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Charlotte Amalie
Saturday, July 13, 2024


Feb. 28, 2002 — If a local senator's effort to revoke Hovensa refinery tax benefits is successful, the territory's largest employer could shut down, according to a company vice president.
Sen. Alicia "Chucky" Hansen earlier this week alleged that a maintenance contractor for Hovensa, Wyatt V.I., is not hiring local residents for supervisory positions. Hansen maintains that is a violation of an agreement between the V.I. government and the company.
But Hovensa Vice President Alex Moorhead "categorically denied" that the company has violated the Third Extension and Amendment Agreement, which was approved by the 22nd Legislature in 1998. He said specific language in the agreement mandating the hiring and promotion of qualified Virgin Islanders pertains to the refinery's $535 million coker project, which is being managed by subcontractor Bechtel International.
Wyatt, Moorhead said, is not involved in the coker project. He noted that discrimination charges against Wyatt and Hovensa have been lodged with local and federal agencies, although Hovensa "has played no role in Wyatt's hiring of employees."
"If Wyatt has discriminated against local residents in hiring persons for certain supervisory and managerial positions as has been alleged, Hovensa would neither defend nor condone such actions," Moorhead said.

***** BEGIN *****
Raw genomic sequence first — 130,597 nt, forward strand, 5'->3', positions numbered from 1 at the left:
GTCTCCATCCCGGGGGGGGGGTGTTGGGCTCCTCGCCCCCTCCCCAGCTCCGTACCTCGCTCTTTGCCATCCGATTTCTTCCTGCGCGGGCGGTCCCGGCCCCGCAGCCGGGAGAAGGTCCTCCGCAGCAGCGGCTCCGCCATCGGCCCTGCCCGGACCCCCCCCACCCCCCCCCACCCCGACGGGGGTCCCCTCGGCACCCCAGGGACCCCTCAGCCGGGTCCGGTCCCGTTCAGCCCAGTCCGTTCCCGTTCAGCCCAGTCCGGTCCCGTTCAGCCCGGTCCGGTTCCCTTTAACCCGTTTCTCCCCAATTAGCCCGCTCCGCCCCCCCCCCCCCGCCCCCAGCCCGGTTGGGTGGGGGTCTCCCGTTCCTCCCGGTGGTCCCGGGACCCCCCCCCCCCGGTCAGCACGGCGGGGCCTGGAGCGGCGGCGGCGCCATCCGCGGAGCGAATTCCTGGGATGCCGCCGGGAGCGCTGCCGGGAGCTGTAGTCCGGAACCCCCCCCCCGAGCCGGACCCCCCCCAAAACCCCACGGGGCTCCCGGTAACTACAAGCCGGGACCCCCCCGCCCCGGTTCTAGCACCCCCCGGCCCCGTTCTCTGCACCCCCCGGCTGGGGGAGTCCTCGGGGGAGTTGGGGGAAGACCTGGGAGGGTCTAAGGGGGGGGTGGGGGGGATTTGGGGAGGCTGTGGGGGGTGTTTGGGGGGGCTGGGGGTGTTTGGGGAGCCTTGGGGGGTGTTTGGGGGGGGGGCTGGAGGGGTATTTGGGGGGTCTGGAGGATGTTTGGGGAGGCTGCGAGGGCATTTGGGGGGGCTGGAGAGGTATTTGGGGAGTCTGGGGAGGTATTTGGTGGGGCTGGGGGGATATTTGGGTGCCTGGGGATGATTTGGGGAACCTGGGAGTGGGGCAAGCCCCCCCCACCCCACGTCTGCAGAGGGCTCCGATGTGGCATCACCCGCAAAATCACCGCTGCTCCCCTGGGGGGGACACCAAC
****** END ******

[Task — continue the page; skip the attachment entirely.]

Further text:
While Hovensa has distanced itself from Hansen's allegations regarding Wyatt's hiring practices, Moorhead was adamant that the senator's call for the revocation of tax exemptions could result in the closure of the refinery, the largest in the Western Hemisphere.
"Sen. Hansen must be aware that Hovensa would not be a viable business if it had to pay certain taxes and fees, such as custom duties on imported crude oil and gross receipts taxes on exports," Moorhead said.
Those benefits are essential, he said, because Hovensa's competitors are either not subject to similar burdens or pay lower import duties. Mainland companies also have access to less expensive electricity and water, Moorhead said.
"Sen. Hansen is in effect proposing legislation to close the refinery without due process to Hovensa and without cause," he said.
Considering the poor economy, particularly on St. Croix where Hovensa is the single largest employer, Moorhead said it was "incredible that the senator has proposed such an action without proposing any alternative source of employment for over 2,500 employees of Hovensa and various independent contractors who are currently employed at the refinery in highly paid jobs."

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